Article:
A native of Korea, Jenny Lee came to Yale with a strong background in mathematics, statistics and computational science. Now a second year student in the Master of Science biostatistics program, Jenny is fascinated by how these tools can be utilized to deal with clinical problems at both a personal and population level.
This summer, while interning at the National Institute of Child Health and Human Development (NICHD), Jenny assessed data on mixtures of environmental pollutants especially persistent organic pollutants (POPS) such as PCBs, OCPs, and PFCs, and their effects on birth weight, birth length and head circumference. These chemicals are commonly used in agriculture, disease control and manufacturing.
POPs are organic compounds that are resistant to environmental degradation through chemical, biological and photolytic processes. Because of their persistence, POPs bioaccumulate with potentially significant impacts on human health and the environment. So, even though the international community has worked to reduce or eliminate some of these toxins, their persistence can lead to second-generation exposure through both parents.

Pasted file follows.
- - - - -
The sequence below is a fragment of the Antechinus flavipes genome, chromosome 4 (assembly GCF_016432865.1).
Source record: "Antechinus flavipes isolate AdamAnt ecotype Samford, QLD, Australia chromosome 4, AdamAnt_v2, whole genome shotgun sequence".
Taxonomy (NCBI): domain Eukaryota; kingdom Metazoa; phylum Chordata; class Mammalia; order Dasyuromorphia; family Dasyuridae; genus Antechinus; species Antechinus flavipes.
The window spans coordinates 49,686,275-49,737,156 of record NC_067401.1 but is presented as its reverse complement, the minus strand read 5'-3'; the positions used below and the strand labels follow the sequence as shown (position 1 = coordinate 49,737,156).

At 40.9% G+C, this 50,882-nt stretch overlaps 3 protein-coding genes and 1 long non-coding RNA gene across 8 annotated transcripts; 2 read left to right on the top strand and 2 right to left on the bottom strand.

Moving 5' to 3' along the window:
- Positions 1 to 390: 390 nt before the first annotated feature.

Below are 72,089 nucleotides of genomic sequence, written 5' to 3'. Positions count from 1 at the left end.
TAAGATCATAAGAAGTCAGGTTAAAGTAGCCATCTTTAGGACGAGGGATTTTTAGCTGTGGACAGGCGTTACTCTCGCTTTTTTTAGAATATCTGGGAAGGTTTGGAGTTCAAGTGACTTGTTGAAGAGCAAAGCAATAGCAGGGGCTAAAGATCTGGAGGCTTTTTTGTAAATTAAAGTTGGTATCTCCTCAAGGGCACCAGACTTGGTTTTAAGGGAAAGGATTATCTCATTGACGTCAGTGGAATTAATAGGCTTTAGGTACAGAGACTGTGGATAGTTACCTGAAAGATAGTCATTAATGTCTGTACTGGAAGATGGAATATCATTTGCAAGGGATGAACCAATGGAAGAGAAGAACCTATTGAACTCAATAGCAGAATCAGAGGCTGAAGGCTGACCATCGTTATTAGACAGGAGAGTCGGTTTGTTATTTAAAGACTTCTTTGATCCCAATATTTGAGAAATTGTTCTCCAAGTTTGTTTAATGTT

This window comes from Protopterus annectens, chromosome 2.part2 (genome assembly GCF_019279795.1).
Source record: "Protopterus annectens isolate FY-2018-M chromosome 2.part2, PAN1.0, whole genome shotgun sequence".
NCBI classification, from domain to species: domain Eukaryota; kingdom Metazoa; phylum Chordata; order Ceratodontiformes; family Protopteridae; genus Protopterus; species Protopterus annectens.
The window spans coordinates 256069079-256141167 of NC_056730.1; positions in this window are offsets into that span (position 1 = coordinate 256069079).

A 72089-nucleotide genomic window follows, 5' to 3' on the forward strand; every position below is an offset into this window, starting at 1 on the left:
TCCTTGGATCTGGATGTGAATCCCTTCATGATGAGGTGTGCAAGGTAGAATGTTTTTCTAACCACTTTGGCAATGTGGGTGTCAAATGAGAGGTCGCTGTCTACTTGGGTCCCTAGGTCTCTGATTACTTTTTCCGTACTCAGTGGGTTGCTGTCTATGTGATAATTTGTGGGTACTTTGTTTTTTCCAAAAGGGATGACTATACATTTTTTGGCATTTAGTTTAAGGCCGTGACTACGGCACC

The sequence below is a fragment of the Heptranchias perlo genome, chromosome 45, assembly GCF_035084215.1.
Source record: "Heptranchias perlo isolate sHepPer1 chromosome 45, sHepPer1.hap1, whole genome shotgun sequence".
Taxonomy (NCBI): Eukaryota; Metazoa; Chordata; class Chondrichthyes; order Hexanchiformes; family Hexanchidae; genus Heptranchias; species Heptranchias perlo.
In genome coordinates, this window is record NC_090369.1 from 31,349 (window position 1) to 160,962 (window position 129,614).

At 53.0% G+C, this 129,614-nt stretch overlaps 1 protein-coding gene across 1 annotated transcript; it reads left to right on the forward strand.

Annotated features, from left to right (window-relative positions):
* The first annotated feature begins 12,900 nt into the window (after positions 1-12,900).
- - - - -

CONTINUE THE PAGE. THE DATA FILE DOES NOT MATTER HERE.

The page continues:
One of the things Jenny loves most about Yale is her student colleagues. “People all over campus are really motivated and always willing to discuss their work. I’m motivated by that,” says Jenny.